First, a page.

The Director’s Haven gives directors in the earliest stages of their professional careers a rare opportunity to take risks, hone their crafts and talents and share their vision through a fully staged production of a short play. Giving directors support to produce during their formative years, which includes a full design team, budget, marketing support and more, allows these artists to create quality work as well as provides a platform to further their artistic visibility through the creation of said work.
ALL TICKETS $10 SUGGESTED DONATION
OCTOBER 14 — 30, 2019
The Den Theatre, Theatre 2A
1331 N Milwaukee Avenue, Chicago IL 60622
Previews: Monday, October 14 and Tuesday, October 15 at 7:30 pm
Run: Wednesday, October 16 – Wednesday, October 30, 2019
Sundays at 3 pm, Mondays, Tuesdays and Wednesday at 7:30 pm
“This cohort of directors is more than ready to bring their work to the Chicago community, and Haven couldn't be more excited to facilitate and support them in this fifth year of our Directors Haven program. Each of these early-career directors have interests and visions that are specific, intelligent, and downright exciting. The pieces they have individually selected are glimpses of the kind of work we need to be seeing and making right now – work that asks us the difficult questions – work that makes space for the marginal and the marginalized. This is met with an articulated interest and commitment in intentional processes, which is becoming increasingly important at Haven. We are very much looking forward to bringing you this necessary work from the next generation of artists helping to find and define the future of our practice.”
— Ian Damont Martin, Artistic Director
THIS IS A CHAIR
By Caryl Churchill
Directed by Lauren Katz
Mentor: Devon de Mayo
This is a Chair is composed of a series of individual vignettes, each including a headline that is meant to be clearly displayed or stated. Each title refers to a contemporary world issue, including “The War in Bosnia,” “Genetic Engineering,” and “Pornography and — titles that seemingly share no connection to the scene at hand. Caryl Churchill invites us to dig deep into our personal lives and relationships, exploring the depths of how we interact with the world around us.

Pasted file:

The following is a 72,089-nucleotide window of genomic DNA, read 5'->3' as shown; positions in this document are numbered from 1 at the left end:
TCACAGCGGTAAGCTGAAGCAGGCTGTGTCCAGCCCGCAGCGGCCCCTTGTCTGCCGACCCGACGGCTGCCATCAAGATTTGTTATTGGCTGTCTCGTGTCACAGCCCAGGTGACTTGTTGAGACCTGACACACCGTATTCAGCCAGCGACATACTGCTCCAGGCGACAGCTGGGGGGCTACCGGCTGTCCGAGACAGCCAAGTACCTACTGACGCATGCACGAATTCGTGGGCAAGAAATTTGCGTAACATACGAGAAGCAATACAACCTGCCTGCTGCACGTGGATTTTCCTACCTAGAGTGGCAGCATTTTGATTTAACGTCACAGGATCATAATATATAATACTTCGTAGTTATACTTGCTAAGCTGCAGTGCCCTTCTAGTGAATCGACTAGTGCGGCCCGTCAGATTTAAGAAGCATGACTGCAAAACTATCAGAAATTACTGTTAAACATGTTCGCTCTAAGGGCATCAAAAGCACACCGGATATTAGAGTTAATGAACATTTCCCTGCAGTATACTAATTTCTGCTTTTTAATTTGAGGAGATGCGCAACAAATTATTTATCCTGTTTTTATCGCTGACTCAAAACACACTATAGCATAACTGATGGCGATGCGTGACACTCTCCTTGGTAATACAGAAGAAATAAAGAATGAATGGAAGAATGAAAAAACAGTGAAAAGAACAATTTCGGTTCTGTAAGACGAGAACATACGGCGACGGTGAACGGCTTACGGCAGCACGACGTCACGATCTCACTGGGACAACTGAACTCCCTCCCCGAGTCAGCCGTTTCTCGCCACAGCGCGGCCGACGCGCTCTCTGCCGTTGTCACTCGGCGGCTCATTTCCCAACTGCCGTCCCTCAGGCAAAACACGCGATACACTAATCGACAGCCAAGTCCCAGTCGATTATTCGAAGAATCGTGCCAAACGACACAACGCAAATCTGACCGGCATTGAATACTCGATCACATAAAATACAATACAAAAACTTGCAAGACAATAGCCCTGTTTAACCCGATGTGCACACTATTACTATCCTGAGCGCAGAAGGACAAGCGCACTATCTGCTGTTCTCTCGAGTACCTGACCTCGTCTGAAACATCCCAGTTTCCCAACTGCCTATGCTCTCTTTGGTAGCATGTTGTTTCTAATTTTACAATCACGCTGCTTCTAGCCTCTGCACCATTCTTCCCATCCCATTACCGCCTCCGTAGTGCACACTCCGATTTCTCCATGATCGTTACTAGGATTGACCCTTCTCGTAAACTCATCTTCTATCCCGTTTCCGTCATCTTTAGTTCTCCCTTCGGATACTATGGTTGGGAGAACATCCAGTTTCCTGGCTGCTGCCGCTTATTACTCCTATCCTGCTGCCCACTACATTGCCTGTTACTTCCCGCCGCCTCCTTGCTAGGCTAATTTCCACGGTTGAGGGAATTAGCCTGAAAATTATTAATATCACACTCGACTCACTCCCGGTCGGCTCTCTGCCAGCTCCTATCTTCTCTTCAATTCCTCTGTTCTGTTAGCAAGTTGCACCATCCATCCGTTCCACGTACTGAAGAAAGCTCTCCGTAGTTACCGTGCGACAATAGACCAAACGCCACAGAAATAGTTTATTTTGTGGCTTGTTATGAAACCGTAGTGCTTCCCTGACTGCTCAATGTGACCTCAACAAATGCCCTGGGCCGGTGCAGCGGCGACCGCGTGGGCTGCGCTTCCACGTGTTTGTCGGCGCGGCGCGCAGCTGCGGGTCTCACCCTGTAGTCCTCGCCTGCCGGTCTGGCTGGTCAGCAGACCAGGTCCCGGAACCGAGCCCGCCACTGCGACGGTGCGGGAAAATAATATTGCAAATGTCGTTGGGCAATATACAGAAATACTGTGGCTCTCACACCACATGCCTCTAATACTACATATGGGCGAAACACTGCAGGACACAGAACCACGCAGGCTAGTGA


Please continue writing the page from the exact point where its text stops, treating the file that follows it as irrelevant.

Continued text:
Lauren Katz is a freelance director, dramaturg, and teaching artist. She served as the 2016-17 Artistic Apprentice at Steppenwolf Theatre Company, and as a fellow in the 2018-19 Directors Inclusion Initiative at Victory Gardens. Recent directing projects include: Subjective is Beauty (Prop Thtr), Toni and Marcus: From Village Life to Urban Stress (Illinois Holocaust Museum) and Salena’s Story (iO Theater). As an assistant director and dramaturg in Chicago, Lauren has worked with various companies including About Face Theatre, Firebrand Theatre, Theater Wit, Steppenwolf Theatre Company, Writers Theatre and Windy City Playhouse. As a teaching artist, Lauren works with Lookingglass Theatre and Mudlark Theatre.
2 x 2
By Sonia Sanchez
Directed by Aaron Mays
Mentor: Pemon Rami
Beverly Smith is watching her family fall apart. Her grandchildren are in need of her care while her daughter Ramona, once a fierce activist, struggles with addiction. When Beverly goes to take the kids home with her, she learns about Ramona’s past passion for activism and what led to her decline. This lyrical drama set in North Philadelphia explores social activism, generational differences and the hardships facing urban black communities through the lens of a mother-daughter relationship.
Aaron Mays is an emerging director and playwright in Chicago with a passion for stories of the African diaspora and the narratives of marginalized voices. Aaron’s most recent directing credits include Waiting for Godot (Tympanic Theatre) with an all-Latinx cast and Tug of War (CIRCA Pintig), a series of short plays on war, trauma and immigration. In addition, he has worked with Chicago’s top directors, serving as the assistant director for such productions as Sweat (Goodman Theatre), Mosque Alert (Silk Road Rising), Two Trains Running (Goodman Theatre) and Seven Guitars (Court Theatre).
HOW YOU KISS ME IS NOT HOW I LIKE TO BE KISSED
By Dan Giles
Directed by AJ Schwartz
Mentor: Monty Cole
It’s a love story that transcends labels. Two people meet, they fall in love, they U-Haul, life happens. A couple just like any other — well, almost. How You Kiss Me Is Not How I Like To Be Kissed innovatively addresses the urgent contemporary issue of straight representation in the arts. This groundbreaking and oh-so-needed play brings important visibility to the sorrows and joys — and even the inherent flaws — of the heterosexual lifestyle.
AJ Schwartz is a director living and making art in Chicago since 2013. As a theatremaker, they aim to use performance to explore the world through a radical, iconoclastic and undeniably queer lens. Their recent credits include Mike Pence Sex Dream, Refrigerator (assistant director, First Floor Theater), This Bitter Earth (dramaturg), Time Is on Our Side (assistant director, About Face Theatre), Zurich (assistant director, Steep Theatre Co.), and The Henry V Project (director, Loyola University Chicago).
The production team for DIRECTORS HAVEN 2019 includes Will Tople (scenic design), Angela Mix (costume design), Katelyn Le-Thompson (lighting design), Jonesy Jones (sound design) and Emily Boyd (resident props).